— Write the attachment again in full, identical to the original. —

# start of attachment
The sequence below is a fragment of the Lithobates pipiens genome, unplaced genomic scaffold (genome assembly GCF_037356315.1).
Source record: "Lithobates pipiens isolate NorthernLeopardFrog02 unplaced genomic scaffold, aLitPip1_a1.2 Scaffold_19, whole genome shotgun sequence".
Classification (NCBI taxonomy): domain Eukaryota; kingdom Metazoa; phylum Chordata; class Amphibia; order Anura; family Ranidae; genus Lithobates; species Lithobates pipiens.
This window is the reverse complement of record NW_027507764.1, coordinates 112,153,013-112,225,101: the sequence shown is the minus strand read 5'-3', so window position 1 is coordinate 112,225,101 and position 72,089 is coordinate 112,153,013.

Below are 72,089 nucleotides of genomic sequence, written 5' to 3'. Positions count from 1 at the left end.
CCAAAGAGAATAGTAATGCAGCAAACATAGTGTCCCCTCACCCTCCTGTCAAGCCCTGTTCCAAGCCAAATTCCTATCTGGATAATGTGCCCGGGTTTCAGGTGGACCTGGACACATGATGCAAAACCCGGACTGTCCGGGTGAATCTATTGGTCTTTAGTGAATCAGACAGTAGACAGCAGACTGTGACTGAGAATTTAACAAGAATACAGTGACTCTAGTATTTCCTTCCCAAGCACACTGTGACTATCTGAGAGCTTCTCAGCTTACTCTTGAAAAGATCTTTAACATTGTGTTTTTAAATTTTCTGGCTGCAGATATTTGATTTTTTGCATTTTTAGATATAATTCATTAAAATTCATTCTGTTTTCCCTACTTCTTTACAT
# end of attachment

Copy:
The sequence below is a fragment of the Lithobates pipiens genome, unplaced genomic scaffold (genome assembly GCF_037356315.1).
Source record: "Lithobates pipiens isolate NorthernLeopardFrog02 unplaced genomic scaffold, aLitPip1_a1.2 Scaffold_19, whole genome shotgun sequence".
Classification (NCBI taxonomy): domain Eukaryota; kingdom Metazoa; phylum Chordata; class Amphibia; order Anura; family Ranidae; genus Lithobates; species Lithobates pipiens.
This window is the reverse complement of record NW_027507764.1, coordinates 112,153,013-112,225,101: the sequence shown is the minus strand read 5'-3', so window position 1 is coordinate 112,225,101 and position 72,089 is coordinate 112,153,013.

Below are 72,089 nucleotides of genomic sequence, written 5' to 3'. Positions count from 1 at the left end.
CCAAAGAGAATAGTAATGCAGCAAACATAGTGTCCCCTCACCCTCCTGTCAAGCCCTGTTCCAAGCCAAATTCCTATCTGGATAATGTGCCCGGGTTTCAGGTGGACCTGGACACATGATGCAAAACCCGGACTGTCCGGGTGAATCTATTGGTCTTTAGTGAATCAGACAGTAGACAGCAGACTGTGACTGAGAATTTAACAAGAATACAGTGACTCTAGTATTTCCTTCCCAAGCACACTGTGACTATCTGAGAGCTTCTCAGCTTACTCTTGAAAAGATCTTTAACATTGTGTTTTTAAATTTTCTGGCTGCAGATATTTGATTTTTTGCATTTTTAGATATAATTCATTAAAATTCATTCTGTTTTCCCTACTTCTTTACAT